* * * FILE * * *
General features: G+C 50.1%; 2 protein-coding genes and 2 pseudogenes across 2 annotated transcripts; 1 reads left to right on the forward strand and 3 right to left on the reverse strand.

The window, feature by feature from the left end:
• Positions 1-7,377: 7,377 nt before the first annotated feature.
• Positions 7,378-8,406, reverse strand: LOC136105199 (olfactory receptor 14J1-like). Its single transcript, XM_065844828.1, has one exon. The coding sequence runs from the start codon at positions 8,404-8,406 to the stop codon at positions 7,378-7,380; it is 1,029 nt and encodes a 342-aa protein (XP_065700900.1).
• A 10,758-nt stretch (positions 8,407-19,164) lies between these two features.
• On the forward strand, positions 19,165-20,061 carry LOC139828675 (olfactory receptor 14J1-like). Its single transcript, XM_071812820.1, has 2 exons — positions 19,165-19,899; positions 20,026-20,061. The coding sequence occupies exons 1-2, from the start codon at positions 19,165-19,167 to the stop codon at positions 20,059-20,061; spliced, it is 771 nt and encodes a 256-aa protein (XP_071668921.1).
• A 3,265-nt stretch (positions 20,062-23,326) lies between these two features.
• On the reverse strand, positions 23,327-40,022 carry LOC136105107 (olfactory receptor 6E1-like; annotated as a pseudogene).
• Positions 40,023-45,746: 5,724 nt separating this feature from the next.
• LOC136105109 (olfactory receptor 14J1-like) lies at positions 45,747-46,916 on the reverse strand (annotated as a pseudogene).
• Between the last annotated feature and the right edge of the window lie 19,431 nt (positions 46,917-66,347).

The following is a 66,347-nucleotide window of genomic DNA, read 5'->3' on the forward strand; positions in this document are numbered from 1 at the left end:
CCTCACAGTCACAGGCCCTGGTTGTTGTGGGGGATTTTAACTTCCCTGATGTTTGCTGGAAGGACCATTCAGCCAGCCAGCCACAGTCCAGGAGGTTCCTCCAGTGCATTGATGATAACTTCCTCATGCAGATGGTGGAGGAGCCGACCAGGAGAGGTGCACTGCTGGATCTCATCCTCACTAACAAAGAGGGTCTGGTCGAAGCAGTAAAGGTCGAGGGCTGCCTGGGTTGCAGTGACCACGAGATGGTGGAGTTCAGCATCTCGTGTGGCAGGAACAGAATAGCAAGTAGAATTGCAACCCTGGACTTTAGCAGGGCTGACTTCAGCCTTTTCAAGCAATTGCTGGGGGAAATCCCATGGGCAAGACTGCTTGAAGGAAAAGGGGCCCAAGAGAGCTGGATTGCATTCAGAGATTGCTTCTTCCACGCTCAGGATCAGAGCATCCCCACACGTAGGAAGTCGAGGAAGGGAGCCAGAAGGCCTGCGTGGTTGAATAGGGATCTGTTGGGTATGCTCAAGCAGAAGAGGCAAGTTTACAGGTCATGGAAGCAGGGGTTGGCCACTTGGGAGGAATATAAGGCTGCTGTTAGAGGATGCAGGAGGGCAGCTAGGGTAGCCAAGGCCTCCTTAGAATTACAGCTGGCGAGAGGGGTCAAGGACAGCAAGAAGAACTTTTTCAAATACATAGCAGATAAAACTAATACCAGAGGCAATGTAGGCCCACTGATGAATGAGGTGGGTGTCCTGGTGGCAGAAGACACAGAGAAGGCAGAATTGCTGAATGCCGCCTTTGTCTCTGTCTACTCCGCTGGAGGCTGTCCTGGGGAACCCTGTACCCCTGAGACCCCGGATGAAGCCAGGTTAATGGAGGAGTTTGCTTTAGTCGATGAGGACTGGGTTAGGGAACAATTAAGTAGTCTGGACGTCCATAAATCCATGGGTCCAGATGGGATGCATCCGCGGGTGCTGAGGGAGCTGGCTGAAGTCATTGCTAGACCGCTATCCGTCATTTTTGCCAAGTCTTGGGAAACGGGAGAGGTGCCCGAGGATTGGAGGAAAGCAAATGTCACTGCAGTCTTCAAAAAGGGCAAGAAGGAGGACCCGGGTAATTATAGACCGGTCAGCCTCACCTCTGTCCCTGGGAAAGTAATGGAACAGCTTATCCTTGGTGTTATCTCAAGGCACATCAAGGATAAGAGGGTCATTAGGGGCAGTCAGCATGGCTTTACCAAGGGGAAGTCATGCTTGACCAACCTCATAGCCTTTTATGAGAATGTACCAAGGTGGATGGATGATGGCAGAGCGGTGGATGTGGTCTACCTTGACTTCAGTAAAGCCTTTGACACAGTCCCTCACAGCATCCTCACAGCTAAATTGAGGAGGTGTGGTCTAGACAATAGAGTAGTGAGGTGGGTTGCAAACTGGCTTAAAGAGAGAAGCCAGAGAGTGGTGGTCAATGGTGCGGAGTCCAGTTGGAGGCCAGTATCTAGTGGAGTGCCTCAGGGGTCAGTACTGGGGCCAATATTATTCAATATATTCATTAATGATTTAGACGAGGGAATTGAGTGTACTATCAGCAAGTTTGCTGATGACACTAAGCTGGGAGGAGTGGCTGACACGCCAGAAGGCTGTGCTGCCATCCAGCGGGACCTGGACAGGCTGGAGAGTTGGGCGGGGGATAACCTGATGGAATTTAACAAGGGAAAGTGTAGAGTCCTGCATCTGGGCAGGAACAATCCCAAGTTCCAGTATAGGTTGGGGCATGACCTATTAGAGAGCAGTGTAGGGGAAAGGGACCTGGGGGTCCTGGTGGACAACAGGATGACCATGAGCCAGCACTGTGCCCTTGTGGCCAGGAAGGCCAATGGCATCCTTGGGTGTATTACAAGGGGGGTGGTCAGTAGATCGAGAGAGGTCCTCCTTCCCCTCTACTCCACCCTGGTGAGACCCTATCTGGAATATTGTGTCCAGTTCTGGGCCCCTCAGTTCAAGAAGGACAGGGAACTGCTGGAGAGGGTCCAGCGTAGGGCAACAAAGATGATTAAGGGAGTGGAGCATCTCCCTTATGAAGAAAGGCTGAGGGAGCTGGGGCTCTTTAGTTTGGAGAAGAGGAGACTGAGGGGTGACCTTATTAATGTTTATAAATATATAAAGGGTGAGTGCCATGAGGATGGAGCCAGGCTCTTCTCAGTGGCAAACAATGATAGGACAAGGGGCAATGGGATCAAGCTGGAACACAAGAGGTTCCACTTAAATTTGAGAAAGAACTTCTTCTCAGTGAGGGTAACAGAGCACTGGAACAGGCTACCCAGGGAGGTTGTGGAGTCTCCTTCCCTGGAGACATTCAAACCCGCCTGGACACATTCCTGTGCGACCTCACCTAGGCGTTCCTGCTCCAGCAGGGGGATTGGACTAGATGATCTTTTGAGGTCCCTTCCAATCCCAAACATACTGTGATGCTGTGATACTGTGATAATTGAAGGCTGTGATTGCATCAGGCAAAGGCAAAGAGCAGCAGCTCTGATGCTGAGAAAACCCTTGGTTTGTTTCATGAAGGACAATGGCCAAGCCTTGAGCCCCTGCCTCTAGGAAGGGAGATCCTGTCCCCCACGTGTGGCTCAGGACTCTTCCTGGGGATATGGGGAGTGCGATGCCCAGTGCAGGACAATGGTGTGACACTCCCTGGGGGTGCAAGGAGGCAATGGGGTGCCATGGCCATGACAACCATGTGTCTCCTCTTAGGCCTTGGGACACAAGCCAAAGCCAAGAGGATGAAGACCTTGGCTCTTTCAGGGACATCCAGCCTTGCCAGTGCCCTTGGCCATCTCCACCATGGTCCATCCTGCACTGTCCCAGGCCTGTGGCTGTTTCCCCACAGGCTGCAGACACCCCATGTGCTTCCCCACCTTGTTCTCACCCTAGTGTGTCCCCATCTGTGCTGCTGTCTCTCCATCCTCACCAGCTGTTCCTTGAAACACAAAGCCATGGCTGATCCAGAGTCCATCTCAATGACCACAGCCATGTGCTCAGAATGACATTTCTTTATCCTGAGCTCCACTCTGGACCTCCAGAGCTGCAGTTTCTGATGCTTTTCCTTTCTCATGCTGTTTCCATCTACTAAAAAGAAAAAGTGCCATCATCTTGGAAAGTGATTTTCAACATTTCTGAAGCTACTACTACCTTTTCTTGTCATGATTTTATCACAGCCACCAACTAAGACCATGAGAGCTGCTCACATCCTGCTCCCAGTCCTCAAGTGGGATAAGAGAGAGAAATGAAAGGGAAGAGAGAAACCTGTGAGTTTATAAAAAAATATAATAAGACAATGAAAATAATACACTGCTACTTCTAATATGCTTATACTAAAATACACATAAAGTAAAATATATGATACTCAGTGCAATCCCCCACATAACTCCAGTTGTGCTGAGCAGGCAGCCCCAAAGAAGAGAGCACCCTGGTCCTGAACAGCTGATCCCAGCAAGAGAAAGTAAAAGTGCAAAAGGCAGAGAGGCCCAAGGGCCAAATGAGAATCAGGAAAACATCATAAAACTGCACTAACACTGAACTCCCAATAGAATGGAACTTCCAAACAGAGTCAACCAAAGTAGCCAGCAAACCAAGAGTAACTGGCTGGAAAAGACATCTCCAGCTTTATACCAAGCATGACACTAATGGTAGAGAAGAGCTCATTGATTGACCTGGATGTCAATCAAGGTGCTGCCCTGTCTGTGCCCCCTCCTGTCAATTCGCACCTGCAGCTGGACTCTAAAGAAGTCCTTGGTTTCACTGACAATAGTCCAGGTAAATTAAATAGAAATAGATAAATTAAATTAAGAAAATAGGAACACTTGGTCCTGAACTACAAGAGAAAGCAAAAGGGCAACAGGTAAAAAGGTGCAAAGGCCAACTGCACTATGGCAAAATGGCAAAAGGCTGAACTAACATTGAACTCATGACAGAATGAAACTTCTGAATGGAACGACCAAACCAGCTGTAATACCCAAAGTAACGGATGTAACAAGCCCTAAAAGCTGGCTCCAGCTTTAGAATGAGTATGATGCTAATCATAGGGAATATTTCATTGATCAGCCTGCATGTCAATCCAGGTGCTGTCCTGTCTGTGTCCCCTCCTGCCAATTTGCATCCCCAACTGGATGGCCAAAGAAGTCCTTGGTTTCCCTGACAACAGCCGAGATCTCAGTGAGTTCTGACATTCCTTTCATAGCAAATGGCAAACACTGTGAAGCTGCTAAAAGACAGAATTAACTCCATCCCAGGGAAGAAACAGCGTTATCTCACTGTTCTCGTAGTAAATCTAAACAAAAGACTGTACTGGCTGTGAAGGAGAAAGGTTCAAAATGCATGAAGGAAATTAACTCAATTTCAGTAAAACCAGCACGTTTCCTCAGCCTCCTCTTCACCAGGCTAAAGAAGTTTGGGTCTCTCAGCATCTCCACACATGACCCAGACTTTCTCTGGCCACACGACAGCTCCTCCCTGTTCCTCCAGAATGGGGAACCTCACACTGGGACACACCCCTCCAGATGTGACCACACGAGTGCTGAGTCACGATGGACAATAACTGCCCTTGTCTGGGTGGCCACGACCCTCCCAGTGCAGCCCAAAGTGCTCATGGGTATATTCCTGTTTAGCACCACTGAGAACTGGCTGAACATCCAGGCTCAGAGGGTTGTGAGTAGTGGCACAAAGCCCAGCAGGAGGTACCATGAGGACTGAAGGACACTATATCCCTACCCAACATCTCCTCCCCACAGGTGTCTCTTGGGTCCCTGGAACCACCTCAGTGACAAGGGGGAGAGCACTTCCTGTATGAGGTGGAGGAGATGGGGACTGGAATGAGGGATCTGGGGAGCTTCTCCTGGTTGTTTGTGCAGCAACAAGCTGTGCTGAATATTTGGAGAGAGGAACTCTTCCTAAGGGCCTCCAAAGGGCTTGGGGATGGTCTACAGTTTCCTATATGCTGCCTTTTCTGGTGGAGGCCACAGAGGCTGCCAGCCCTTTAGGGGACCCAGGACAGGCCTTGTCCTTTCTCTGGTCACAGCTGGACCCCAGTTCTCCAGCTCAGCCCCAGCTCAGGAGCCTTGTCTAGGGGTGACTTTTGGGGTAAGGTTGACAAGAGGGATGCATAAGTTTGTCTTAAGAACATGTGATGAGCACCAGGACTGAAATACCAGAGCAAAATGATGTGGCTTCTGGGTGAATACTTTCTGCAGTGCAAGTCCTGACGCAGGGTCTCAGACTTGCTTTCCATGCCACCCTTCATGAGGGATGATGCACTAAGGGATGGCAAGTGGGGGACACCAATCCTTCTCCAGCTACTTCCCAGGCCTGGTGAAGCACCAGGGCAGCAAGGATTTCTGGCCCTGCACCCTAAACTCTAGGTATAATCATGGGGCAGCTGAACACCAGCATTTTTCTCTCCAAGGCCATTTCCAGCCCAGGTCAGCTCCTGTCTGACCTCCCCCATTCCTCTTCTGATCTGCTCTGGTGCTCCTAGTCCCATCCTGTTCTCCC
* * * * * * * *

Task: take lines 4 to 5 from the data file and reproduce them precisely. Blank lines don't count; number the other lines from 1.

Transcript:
• Positions 7,378-8,406, reverse strand: LOC136105199 (olfactory receptor 14J1-like). Its single transcript, XM_065844828.1, has one exon. The coding sequence runs from the start codon at positions 8,404-8,406 to the stop codon at positions 7,378-7,380; it is 1,029 nt and encodes a 342-aa protein (XP_065700900.1).
• A 10,758-nt stretch (positions 8,407-19,164) lies between these two features.